This article was first published by Maddyness UK
COP26—hailed the most important meeting on climate of the last five years—has come and gone, and the season leading up to it has not been without its ups and downs: from gut-wrenching revelations that governments have been lobbying to downplay the seriousness of climate breakdown to some promising ambitions from some of the world's superpowers. The resounding message remains clear: a sharp decrease in emissions is imperative. The circular economy provides an answer to this call—and with a set of robust strategies proven to slash emissions, create jobs, support resilient, just communities and provide a slew of other environmental benefits, it's increasingly recognised as the way forward.
Globally, our food systems are a massive contributor to climate breakdown, producing 33% of global emissions. And of all the food we produce, a staggering 80% is consumed by the world's activity hotspots: cities. Epicentres of culture, innovation and—inevitably—consumption, cities have a crucial role to play in the global race to net-zero. Up first is London: a city of over 9 million people, the British capital—and one of Europe's largest cities—is now pioneering a methodology that could cut the city’s food-related consumption-based emissions by up to 31%: the Circle Carbon Scan, developed by Circle Economy in collaboration with ReLondon. The tool found that consumption-based emissions for food in the city top 15.4 million tonnes of carbon dioxide equivalents—on average, every Londoner is responsible for 1,730 tonnes of carbon dioxide equivalents emitted per year, from food consumption alone. Offsetting these emissions would be no easy feat; in fact, the total amount would require 770 million trees to capture from the atmosphere. The scan also found that food-based emissions per person surpassed the UK average, despite Londoners consuming markedly less food. Why is this—and how can the city reach the 31% figure modelled by the Circle Carbon Scan?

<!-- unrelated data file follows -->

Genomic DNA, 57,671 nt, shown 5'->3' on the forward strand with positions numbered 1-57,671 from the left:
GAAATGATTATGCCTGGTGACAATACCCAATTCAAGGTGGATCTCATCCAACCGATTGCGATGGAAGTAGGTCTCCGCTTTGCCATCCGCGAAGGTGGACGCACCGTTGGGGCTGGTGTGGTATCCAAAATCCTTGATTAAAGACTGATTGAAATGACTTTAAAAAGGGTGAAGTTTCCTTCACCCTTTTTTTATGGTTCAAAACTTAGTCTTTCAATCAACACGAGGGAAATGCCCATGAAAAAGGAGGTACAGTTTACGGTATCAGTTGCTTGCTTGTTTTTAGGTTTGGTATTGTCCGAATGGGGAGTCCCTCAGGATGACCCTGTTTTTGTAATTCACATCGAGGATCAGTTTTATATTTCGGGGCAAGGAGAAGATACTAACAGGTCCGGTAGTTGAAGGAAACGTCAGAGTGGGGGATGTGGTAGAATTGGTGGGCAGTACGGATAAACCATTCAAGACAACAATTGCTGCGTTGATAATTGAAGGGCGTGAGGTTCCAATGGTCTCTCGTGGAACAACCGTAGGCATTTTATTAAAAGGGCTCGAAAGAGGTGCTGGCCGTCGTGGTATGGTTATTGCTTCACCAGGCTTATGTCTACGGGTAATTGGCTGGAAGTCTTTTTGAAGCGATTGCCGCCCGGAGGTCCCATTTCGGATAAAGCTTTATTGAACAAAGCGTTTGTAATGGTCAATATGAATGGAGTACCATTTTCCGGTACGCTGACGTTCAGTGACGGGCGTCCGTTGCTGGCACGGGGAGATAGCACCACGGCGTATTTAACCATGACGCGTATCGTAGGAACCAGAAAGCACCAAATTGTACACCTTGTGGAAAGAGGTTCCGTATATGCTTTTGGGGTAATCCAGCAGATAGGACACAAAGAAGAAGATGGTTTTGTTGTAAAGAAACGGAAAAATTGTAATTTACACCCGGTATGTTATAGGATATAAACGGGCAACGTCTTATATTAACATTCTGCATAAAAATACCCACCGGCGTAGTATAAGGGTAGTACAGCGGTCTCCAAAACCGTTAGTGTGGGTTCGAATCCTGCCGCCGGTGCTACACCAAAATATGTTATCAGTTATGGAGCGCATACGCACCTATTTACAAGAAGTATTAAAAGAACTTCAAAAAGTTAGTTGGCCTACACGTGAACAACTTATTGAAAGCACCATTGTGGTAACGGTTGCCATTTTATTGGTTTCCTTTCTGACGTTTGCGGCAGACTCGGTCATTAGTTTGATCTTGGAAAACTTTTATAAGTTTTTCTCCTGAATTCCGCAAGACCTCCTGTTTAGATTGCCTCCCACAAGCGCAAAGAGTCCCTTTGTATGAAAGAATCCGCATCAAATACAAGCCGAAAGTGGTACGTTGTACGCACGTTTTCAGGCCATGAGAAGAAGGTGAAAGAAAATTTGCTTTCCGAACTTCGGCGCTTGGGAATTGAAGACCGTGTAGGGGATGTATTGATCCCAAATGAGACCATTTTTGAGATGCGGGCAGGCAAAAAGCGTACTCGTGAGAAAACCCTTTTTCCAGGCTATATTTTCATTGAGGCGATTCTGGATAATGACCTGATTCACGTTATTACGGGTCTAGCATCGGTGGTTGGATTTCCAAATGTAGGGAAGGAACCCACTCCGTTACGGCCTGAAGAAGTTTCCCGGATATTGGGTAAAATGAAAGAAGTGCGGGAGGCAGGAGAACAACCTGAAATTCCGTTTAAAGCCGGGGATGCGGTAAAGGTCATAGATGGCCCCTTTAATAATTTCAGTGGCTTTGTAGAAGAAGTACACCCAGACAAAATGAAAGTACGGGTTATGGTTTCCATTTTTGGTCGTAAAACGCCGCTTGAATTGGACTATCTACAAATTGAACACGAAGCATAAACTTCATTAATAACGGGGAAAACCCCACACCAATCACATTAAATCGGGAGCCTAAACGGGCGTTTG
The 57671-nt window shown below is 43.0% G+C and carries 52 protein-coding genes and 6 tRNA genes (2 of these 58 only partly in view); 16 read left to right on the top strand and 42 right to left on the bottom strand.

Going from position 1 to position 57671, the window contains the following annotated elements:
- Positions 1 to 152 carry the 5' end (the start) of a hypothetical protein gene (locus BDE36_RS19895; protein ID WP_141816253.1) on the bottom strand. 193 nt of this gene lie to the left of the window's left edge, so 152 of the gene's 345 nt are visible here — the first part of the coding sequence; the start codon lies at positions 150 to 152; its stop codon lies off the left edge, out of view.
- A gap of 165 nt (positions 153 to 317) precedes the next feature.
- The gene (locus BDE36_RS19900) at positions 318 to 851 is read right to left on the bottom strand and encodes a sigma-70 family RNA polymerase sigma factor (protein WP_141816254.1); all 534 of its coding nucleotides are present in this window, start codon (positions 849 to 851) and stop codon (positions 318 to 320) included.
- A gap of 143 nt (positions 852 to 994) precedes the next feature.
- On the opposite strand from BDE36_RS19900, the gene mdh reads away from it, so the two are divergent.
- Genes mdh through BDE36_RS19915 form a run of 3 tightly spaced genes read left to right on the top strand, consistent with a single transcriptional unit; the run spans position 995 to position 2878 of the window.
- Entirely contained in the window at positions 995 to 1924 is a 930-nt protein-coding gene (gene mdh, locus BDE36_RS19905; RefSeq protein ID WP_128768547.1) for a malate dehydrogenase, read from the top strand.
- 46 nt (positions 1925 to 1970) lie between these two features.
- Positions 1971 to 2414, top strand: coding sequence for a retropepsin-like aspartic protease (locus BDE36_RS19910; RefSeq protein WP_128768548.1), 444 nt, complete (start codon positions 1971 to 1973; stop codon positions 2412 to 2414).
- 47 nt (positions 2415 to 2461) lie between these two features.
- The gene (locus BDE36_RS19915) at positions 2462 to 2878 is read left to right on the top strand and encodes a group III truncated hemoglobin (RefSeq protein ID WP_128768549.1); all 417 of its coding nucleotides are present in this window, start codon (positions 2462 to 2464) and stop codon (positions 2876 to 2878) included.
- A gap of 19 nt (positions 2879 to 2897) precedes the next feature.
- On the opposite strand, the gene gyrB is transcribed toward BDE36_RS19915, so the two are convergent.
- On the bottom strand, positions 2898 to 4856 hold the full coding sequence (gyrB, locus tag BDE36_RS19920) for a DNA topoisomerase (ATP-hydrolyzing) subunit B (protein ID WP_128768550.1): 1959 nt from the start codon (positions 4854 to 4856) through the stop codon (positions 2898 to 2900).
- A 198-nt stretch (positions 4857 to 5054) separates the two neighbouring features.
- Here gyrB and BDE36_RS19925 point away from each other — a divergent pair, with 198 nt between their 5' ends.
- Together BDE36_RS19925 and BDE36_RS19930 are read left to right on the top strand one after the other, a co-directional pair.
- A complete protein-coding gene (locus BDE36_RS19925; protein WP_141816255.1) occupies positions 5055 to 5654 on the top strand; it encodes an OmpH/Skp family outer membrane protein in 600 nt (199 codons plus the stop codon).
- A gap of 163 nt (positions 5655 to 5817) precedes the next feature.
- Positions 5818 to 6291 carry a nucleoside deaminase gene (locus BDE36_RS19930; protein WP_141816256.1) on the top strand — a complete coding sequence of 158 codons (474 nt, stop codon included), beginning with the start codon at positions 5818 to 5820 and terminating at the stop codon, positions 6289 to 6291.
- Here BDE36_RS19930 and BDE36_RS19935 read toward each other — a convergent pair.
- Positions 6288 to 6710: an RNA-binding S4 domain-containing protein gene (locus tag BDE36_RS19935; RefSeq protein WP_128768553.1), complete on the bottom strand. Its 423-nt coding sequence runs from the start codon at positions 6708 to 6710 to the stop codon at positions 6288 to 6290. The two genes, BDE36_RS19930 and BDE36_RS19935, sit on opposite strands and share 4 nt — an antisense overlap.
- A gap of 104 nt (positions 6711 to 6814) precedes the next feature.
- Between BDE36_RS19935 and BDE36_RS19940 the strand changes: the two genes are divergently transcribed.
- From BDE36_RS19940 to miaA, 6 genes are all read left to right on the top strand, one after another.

The food we pluck from a grocery shop shelf, or that is delivered to us within minutes when we take a seat in a restaurant, doesn't appear out of thin air: the industry's supply chain is complex and spans geographies and sectors. From imports and farming, processing and manufacturing, wholesale and retail to exports, food service, household consumption, redistribution, and finally waste collection and management, the life of various food products can look vastly different—both in terms of their physical journeys and their emissions footprints. The Circle Carbon Scan—a tool that can be used to garner the consumption-based emissions of materials and products—highlights which supply chain steps contribute the most emissions in the production of the 6.3 million tonnes of food fulfilling London's food system's demand each year.
The majority of emissions—about three-quarters—are embodied in the food itself and are released on-farm, largely outside of the city bounds, according to the research: unsurprisingly, less than 1% of London's food supply is grown within city limits. Looking at what Londoners are eating provides further insights: highly emissions-intensive foods, like meat and dairy, make up just 23% of food consumed but account for nearly half of emissions. Conversely, fruits and vegetables are eaten in nearly equal proportions but represent a mere 4% of emissions from household consumption.
Such emissions hotspots are clear—but what can be done to make the most of this data? And how can the circular economy help? The analysis uncovered three key leverage points: simply put, Londoners could shift to more healthy, sustainable diets, slash food loss and waste, and put their waste to better use—practicable actions with huge impact. If pursued wholeheartedly, the circular strategies discussed could bring emissions reductions of 31%: boosting the consumption of fruits and veggies while significantly cutting the amount of meat eaten, bringing down avoidable food waste within city bounds through prevention, redistribution and incorporation into animal feed, and scaling anaerobic digestion to create biofuels, thereby diminishing dependence on fossil fuels.